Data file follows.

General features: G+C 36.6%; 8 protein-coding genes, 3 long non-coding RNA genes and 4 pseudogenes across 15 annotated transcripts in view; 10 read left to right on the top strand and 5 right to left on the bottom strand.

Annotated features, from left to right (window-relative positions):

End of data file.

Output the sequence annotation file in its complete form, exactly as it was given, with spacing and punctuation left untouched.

General features: G+C 36.6%; 8 protein-coding genes, 3 long non-coding RNA genes and 4 pseudogenes across 15 annotated transcripts in view; 10 read left to right on the top strand and 5 right to left on the bottom strand.

Annotated features, from left to right (window-relative positions):